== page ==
Safety First During Snow Removal

Snow environments present different hazards for employees; make sure equipment is set up properly and drivers are operating with safety in mind

'Make sure you have your truck set up right in terms of safety: flashing lights, strobe lights, etc. because you're out plowing at night time,' says Zeke Zinchiak of ZCon Inc.
"Make sure you have your truck set up right in terms of safety: flashing lights, strobe lights, etc. because you're out plowing at night time," says Zeke Zinchiak of ZCon Inc.

One way to keep your employees working and money flowing during seasonal construction slowdowns is to offer snow removal services. But snow presents a different set of hazards from a typical construction jobsite.

The number one concern when adding snow handling to your construction company's services should be safety.

"You have to be careful when you're plowing. You have to be safe," says Zeke Zinchiak of ZCon Inc., primarily a Woodbine, Md., concrete contractor. 

Safety first

While ZCon doesn't do any special training for its snow handling operators, Zinchiak says it's important that your drivers know how to operate the equipment properly and safely. Make sure your employees know how to drive safely in snow, whether they are plowing a parking lot or driving to the site. "You want to make sure you have qualified drivers," Zinchiak says.

Safe drivers are likely to take better care of the equipment, which is especially important if you're using the trucks and construction equipment year round and need it to last.

Zinchiak emphasizes that it takes effort to make sure your trucks and equipment are ready before the snow flies.

"Make sure you have your truck set up right in terms of safety: flashing lights, strobe lights, etc. because you're out plowing at night time – especially if you're in parking lots and you've got people driving around; you've got to be careful," Zinchiak says.

Snow Plow Preperation Maintenance Safety

12 Tips for Preparing Your Snow Plow For Winter

Get insured

Even the safest operators with properly set up equipment get into accidents in the snow. Zinchiak's advises contractors "make sure you have insurance."

What types of coverage should you consider?

  • Bodily injury and property damage liability. Covers your legal liability for an accident in which there is damage or injury to someone else.
  • Collision and comprehensive. Helps cover the costs of repairs and replacement if vehicles are damaged in an accident or stolen – regardless of who is at fault.
  • Uninsured motorists bodily injury and property damage. This covers medical treatment and damage to your vehicle caused by someone without insurance.
  • Equipment coverage. Helps cover costs of repairing or replacing damaged equipment.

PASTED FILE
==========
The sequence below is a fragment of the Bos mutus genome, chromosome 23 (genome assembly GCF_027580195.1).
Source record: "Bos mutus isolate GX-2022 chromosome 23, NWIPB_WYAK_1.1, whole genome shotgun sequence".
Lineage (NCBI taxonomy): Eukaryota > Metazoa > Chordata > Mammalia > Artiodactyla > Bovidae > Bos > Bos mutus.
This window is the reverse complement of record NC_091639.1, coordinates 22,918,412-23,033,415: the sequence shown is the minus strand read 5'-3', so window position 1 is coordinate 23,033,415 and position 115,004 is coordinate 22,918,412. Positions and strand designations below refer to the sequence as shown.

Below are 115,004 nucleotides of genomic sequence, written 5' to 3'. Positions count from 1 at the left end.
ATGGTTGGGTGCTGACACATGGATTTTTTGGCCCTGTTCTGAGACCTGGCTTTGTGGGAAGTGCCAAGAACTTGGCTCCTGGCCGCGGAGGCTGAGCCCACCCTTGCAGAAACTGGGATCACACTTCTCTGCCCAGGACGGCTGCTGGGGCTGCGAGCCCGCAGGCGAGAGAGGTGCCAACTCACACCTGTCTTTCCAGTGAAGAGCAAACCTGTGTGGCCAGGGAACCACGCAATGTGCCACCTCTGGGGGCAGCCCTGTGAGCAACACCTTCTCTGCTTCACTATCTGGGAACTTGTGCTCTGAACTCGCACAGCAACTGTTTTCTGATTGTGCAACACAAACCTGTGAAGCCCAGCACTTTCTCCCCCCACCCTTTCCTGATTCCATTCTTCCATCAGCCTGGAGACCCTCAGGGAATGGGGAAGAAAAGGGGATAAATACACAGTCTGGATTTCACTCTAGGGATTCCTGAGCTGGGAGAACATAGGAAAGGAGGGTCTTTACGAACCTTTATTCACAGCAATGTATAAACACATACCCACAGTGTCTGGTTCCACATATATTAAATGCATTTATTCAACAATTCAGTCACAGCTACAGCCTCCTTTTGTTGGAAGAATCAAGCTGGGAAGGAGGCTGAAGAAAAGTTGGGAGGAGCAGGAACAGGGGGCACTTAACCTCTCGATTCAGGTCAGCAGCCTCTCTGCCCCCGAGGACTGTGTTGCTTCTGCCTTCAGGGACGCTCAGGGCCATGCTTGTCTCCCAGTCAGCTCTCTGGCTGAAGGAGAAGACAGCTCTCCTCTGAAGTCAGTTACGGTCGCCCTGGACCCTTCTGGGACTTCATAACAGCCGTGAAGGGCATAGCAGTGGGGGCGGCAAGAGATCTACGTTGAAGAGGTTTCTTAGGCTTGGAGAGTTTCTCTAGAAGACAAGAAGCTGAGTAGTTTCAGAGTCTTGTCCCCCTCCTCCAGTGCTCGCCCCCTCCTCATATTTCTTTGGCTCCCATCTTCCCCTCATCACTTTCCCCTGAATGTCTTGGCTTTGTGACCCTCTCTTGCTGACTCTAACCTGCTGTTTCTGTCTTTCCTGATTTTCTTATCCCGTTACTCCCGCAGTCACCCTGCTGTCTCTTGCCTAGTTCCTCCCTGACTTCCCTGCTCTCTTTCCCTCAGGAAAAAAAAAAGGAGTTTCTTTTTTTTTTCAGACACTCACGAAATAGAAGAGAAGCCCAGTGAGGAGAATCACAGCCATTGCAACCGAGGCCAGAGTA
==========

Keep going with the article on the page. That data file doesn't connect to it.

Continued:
"Find out from your agent or insurer what's covered under you policy, and add extra endorsements as needed," says Ken Bowman, Progressive Commercial Auto Product Manager.

For example, some vehicle insurance companies will only extend coverage to drivers who are specifically named on the policy. Make sure your insurer allows "permissive use," which means that all of your drivers are covered as long as they have your permission to operate the vehicle.

Vehicle Insurance Myths, Debunked

Here are some additional questions Bowman suggests asking insurance companies to be sure your business is properly insured:

  • Can/will the insurance company cover your company year round?
  • What expertise does the company have insuring heavy vehicles as well as pickup trucks?
  • What is the carrier's experience in covering municipal and residential snow removal?
  • How are claims handled? Is 24/7 claims service for light and heavy vehicles available?

Take care of business

You might already have most of the equipment and willing manpower to start a snow-removal business, but make sure you consider the business end as carefully as your construction services.

How to Plan for Snow Removal Business

ZCon gets its plow work subcontracting to a local landscape company.

Zinchiak says the benefit of being a plowing subcontractor is that the landscape company already has relationships with the customers and may already have a contract so ZCon doesn't have to go find the work.

Snow handling equipment

Here's a list of just some of the snow handling products available to the construction market. Check out the Snow Handling Equipment category on the FCP Buyers' Guide for even more products and equipment.

Heavy-Duty Snow Blades from Bobcat Co. - Doosan Infracore

7-ft. 6-in. Power-V XT Plow from Boss Snowplow

B-8 & B-10 Box Plows from Boss Snowplow

ST7 Skid Steer Snow Blower from Brown Bear Corporation

SnowDogg VMD Series V-Plow from Buyers Products Co.

EDGE Oscillating Snow Push from CEAttachments

Snow Plow Attachment from CJJ Inc.

Clamp-On Snow Blades from Earth & Turf Products, LLC

Big Ox Skid Steer Snowplow from Hiniker Co. Inc.

Kage System from kage Innovation LLC

25 Series Snow Blower Attachment from Land Pride

Snow Blowers for Skid Steers & Tractors from Loftness Specialized Equipment

Lot Pro Snowplow from Meyer Products Inc.

FFC V-Blade from Paladin Construction Group

JRB Snow Pusher from Paladin Construction Group

Snow Edge from Rachet Rake LLC

SND580 Snowmelter from Snow Dragon Snowmelters

26R Plow from Sno-Way Int'l. Inc.

500 Series WolfPaws from SnowWolf

Alpha Snow Pusher from SnowWolf

SnowEx SuperMaxx Series Spreader from TrynEx International

HB580 Power Broom from Ventrac by Venture Products, Inc.

SitePro SBS Series Skid Steer Snow Blades from Worksaver Inc.